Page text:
fbpx
Wednesday, 21 February 2018 19:14

How to Avoid Dips, Damage in Your Daily Drive

As the snow and ice melt, potholes are popping up in the pavement faster than the early spring flowers.

After a long winter, potholes have become an epidemic in many cities around the country, causing drivers to dodge traffic while avoiding them or risk vehicle damage when they hit them.

 

Maaco Auto Painting and Collision Repair, which repairs thousands of vehicles from pothole-related incidents each spring, offers the following tips on avoiding potholes and repairing the pothole damage.

 

Drive Defensively to Avoid Damage

 

• Leave enough distance between you and the vehicle in front of you---this allows you to see the oncoming pothole before striking it
• Be aware of other traffic or pedestrians on the roads before swerving to avoid a pothole
• Lower your speed on pothole-filled roads. More damage can be incurred to a vehicle striking potholes at higher speeds, including compromised handling of the vehicle
• Don't apply the brakes when driving over a pothole. This tilts the vehicle forward and places the amount of stress on the front suspension, which is the first part of the vehicle to strike the pothole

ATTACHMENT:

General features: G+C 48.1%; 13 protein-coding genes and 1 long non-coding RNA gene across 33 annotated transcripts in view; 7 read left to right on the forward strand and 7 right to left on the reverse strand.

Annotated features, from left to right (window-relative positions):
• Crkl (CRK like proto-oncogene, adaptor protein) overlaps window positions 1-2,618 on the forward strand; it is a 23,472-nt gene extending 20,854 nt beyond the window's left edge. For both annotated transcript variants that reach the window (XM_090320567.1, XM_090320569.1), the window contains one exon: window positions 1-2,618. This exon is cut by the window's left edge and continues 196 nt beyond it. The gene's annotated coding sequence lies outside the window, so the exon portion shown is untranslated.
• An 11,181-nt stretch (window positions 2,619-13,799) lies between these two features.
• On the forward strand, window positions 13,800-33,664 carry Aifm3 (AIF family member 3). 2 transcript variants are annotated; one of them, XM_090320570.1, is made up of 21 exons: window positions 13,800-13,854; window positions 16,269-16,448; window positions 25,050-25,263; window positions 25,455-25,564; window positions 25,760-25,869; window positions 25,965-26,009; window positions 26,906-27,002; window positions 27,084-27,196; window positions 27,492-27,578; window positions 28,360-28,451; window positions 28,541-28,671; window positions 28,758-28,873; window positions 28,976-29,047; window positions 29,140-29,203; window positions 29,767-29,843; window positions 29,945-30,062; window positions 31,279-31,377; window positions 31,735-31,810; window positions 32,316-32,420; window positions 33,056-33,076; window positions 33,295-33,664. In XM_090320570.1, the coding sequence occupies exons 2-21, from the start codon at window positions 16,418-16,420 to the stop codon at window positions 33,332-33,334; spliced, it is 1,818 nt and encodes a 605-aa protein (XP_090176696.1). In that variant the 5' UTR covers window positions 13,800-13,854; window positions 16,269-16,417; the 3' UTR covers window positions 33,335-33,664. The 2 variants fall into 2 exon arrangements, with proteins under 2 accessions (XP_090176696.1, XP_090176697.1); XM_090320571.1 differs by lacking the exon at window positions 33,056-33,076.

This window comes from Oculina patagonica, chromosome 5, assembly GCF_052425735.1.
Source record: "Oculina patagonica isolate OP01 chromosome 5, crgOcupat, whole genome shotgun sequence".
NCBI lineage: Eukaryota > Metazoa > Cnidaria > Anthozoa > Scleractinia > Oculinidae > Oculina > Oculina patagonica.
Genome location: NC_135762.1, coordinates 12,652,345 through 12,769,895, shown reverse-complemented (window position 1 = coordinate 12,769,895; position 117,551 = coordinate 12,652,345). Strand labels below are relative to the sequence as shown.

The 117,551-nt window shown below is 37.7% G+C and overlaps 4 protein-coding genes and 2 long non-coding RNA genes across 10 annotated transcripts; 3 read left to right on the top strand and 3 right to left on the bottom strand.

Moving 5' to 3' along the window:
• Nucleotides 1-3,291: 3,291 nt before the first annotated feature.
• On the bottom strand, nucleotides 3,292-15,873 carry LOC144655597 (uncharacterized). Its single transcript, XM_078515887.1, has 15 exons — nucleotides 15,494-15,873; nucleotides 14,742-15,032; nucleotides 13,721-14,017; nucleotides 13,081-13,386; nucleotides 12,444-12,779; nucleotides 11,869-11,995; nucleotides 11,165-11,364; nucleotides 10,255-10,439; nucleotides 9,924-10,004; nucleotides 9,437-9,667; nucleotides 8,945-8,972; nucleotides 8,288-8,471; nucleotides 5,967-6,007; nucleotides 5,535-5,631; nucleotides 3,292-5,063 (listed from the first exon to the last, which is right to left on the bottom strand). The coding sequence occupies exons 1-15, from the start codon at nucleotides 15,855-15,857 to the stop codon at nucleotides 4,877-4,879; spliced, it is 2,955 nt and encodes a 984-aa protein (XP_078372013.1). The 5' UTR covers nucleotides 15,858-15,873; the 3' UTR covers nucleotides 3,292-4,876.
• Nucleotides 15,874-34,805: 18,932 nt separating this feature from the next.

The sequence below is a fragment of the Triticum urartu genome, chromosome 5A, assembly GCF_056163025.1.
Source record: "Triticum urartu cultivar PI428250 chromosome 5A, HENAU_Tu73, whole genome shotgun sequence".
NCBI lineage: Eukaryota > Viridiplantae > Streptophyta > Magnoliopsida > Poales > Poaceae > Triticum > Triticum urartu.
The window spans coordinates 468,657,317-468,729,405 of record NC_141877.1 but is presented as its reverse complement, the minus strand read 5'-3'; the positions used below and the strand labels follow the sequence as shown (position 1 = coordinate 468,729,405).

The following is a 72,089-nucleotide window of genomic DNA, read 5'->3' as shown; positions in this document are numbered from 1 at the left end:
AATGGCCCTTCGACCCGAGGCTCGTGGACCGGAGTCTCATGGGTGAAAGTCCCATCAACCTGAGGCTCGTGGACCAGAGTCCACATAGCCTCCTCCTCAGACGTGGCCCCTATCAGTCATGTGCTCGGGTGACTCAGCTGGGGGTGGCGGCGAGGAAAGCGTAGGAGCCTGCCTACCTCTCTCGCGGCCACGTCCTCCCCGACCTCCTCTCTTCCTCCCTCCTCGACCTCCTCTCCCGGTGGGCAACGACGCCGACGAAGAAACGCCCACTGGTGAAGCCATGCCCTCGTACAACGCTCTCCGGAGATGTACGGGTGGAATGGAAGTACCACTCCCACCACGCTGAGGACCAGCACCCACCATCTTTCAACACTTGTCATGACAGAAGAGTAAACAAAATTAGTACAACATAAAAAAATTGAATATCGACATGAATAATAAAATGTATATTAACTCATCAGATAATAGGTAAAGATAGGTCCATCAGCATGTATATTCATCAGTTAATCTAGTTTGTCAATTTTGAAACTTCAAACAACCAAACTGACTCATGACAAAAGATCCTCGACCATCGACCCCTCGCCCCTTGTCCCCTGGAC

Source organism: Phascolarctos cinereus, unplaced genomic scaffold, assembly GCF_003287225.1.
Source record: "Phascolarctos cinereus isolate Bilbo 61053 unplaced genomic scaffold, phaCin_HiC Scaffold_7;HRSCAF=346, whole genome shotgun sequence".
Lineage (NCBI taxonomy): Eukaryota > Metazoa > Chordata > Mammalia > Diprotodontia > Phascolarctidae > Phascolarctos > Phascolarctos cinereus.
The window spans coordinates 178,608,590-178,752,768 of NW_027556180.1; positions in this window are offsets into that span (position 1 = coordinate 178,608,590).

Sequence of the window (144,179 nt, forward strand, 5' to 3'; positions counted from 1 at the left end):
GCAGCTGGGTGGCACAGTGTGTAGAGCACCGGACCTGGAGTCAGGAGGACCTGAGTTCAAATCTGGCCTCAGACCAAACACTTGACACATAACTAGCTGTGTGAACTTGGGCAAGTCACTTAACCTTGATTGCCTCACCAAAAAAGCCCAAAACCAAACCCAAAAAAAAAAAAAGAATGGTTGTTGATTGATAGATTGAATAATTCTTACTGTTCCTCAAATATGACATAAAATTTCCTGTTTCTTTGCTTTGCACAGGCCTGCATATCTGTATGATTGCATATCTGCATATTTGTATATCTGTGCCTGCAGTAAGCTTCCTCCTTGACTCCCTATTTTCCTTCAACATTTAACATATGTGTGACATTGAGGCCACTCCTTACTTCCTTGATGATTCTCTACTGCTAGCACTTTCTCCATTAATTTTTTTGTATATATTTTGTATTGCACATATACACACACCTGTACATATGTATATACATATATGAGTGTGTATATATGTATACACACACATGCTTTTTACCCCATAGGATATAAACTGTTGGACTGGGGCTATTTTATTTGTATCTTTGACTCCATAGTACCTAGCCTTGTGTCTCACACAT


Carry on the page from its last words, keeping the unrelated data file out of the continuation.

Don’t Let Pothole Damage Go – Get It Checked Out

 

• After you hit a pothole, pay attention to any vibration, handling issues or unusual noises
• The most common damage is a bent rim or hubcap, missing wheel weights and a tire out of round, which can be inspected and replaced by a body shop or tire specialist
• Damage to the front or rear suspension or struts can impact handling and safety---this requires immediate attention from a body shop
• Check fenders and wheel wells for body damage---particularly on vehicles with low clearance--- and get these repaired before rust sets in

 

Evaluate Your Claim for Insurance

 

• A pothole damage claim is a single car accident, which is filed as an at-fault accident and a collision by insurance carriers, so consider your damage estimate and deductible before you file a claim
• Investigate if the local department of transportation pays for pothole damage---find out who owns the road, then check out the policy of that managing agency
• Take photos of the pothole and the resulting damage---immediately after it happens
• Note the date and time of the accident, and also note how long the pothole has been there if it is a road you travel frequently
• Get a repair estimate from a respected, certified body shop to submit with your claim



“Potholes may seem like a minor nuisance, until you hit one and have major damage,” said Jason Ryan, President of Maaco Auto Painting and Collision Repair. “With some defensive driving---and a quick response to repair any damage---you’ll be able to protect you and your vehicle on the road.”

Read 2119 times